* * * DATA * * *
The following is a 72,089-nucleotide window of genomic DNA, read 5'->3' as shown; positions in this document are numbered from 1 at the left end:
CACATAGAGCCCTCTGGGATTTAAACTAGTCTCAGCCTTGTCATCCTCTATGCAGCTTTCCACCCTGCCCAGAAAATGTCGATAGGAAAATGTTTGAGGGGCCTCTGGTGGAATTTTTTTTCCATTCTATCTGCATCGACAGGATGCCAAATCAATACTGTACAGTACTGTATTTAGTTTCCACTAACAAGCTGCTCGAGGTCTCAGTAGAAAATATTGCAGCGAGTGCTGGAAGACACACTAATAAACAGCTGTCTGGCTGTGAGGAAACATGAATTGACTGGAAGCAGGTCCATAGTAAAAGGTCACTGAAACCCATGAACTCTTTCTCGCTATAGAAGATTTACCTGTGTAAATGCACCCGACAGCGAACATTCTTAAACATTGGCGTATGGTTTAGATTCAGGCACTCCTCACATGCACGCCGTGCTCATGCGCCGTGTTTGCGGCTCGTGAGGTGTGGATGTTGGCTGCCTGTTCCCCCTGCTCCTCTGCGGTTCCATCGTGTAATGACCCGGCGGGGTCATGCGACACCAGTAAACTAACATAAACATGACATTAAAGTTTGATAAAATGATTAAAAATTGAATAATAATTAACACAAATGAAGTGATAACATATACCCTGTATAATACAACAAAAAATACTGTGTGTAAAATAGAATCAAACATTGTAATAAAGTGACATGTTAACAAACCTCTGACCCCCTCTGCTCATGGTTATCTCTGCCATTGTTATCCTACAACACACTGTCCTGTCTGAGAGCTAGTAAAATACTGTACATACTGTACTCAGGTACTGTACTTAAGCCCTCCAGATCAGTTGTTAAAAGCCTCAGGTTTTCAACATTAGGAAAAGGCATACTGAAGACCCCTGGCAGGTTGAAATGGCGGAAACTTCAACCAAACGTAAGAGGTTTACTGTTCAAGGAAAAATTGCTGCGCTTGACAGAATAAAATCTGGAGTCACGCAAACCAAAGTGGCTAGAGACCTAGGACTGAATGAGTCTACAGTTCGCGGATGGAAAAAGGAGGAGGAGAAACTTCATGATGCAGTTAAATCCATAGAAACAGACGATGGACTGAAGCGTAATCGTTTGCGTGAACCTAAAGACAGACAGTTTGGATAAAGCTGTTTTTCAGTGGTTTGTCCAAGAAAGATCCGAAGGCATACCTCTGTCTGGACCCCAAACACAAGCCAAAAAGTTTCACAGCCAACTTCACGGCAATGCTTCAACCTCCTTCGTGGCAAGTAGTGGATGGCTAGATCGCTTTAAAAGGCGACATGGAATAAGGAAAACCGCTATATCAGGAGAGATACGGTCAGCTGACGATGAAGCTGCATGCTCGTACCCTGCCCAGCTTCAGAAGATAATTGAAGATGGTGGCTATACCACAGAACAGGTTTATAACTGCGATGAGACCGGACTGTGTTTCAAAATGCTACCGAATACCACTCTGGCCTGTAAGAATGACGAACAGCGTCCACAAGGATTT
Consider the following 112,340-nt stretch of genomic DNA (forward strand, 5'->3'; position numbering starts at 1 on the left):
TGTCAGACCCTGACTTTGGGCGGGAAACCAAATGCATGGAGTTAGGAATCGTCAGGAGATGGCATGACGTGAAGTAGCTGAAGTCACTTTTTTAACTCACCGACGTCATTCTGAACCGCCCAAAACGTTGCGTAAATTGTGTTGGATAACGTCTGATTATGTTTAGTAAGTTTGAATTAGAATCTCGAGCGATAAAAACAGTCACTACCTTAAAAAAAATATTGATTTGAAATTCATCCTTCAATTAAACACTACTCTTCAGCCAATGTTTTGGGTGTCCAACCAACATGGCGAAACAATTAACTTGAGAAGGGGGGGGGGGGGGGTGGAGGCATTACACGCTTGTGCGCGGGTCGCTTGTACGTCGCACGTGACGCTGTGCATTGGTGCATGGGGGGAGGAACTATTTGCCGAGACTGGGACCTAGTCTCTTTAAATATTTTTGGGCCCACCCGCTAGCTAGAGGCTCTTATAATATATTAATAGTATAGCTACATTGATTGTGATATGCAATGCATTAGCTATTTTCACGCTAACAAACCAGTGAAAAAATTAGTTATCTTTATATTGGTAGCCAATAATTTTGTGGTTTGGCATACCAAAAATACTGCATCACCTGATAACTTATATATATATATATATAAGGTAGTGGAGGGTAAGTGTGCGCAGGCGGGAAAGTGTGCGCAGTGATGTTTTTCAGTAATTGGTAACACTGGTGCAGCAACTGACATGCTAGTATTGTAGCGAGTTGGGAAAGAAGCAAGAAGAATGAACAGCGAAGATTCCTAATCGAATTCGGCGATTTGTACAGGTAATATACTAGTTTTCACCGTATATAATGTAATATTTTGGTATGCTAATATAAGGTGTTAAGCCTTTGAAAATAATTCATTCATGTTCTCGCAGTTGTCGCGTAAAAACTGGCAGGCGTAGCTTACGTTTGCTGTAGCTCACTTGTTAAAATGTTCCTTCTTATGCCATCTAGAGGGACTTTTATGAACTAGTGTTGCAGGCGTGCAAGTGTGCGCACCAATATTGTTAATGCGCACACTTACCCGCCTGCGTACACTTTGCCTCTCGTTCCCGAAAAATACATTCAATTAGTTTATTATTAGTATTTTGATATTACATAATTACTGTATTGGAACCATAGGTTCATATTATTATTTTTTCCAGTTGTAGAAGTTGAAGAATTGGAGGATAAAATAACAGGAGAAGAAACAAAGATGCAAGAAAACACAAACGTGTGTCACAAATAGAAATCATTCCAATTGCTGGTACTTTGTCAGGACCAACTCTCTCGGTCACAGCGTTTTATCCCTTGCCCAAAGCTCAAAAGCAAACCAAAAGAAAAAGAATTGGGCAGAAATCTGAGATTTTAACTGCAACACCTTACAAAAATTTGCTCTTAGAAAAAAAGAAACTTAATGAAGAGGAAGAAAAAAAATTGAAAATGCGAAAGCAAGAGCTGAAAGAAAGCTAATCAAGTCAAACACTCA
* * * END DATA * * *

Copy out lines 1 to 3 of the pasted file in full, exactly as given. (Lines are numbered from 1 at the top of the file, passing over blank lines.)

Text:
The following is a 72,089-nucleotide window of genomic DNA, read 5'->3' as shown; positions in this document are numbered from 1 at the left end:
CACATAGAGCCCTCTGGGATTTAAACTAGTCTCAGCCTTGTCATCCTCTATGCAGCTTTCCACCCTGCCCAGAAAATGTCGATAGGAAAATGTTTGAGGGGCCTCTGGTGGAATTTTTTTTCCATTCTATCTGCATCGACAGGATGCCAAATCAATACTGTACAGTACTGTATTTAGTTTCCACTAACAAGCTGCTCGAGGTCTCAGTAGAAAATATTGCAGCGAGTGCTGGAAGACACACTAATAAACAGCTGTCTGGCTGTGAGGAAACATGAATTGACTGGAAGCAGGTCCATAGTAAAAGGTCACTGAAACCCATGAACTCTTTCTCGCTATAGAAGATTTACCTGTGTAAATGCACCCGACAGCGAACATTCTTAAACATTGGCGTATGGTTTAGATTCAGGCACTCCTCACATGCACGCCGTGCTCATGCGCCGTGTTTGCGGCTCGTGAGGTGTGGATGTTGGCTGCCTGTTCCCCCTGCTCCTCTGCGGTTCCATCGTGTAATGACCCGGCGGGGTCATGCGACACCAGTAAACTAACATAAACATGACATTAAAGTTTGATAAAATGATTAAAAATTGAATAATAATTAACACAAATGAAGTGATAACATATACCCTGTATAATACAACAAAAAATACTGTGTGTAAAATAGAATCAAACATTGTAATAAAGTGACATGTTAACAAACCTCTGACCCCCTCTGCTCATGGTTATCTCTGCCATTGTTATCCTACAACACACTGTCCTGTCTGAGAGCTAGTAAAATACTGTACATACTGTACTCAGGTACTGTACTTAAGCCCTCCAGATCAGTTGTTAAAAGCCTCAGGTTTTCAACATTAGGAAAAGGCATACTGAAGACCCCTGGCAGGTTGAAATGGCGGAAACTTCAACCAAACGTAAGAGGTTTACTGTTCAAGGAAAAATTGCTGCGCTTGACAGAATAAAATCTGGAGTCACGCAAACCAAAGTGGCTAGAGACCTAGGACTGAATGAGTCTACAGTTCGCGGATGGAAAAAGGAGGAGGAGAAACTTCATGATGCAGTTAAATCCATAGAAACAGACGATGGACTGAAGCGTAATCGTTTGCGTGAACCTAAAGACAGACAGTTTGGATAAAGCTGTTTTTCAGTGGTTTGTCCAAGAAAGATCCGAAGGCATACCTCTGTCTGGACCCCAAACACAAGCCAAAAAGTTTCACAGCCAACTTCACGGCAATGCTTCAACCTCCTTCGTGGCAAGTAGTGGATGGCTAGATCGCTTTAAAAGGCGACATGGAATAAGGAAAACCGCTATATCAGGAGAGATACGGTCAGCTGACGATGAAGCTGCATGCTCGTACCCTGCCCAGCTTCAGAAGATAATTGAAGATGGTGGCTATACCACAGAACAGGTTTATAACTGCGATGAGACCGGACTGTGTTTCAAAATGCTACCGAATACCACTCTGGCCTGTAAGAATGACGAACAGCGTCCACAAGGATTT
Consider the following 112,340-nt stretch of genomic DNA (forward strand, 5'->3'; position numbering starts at 1 on the left):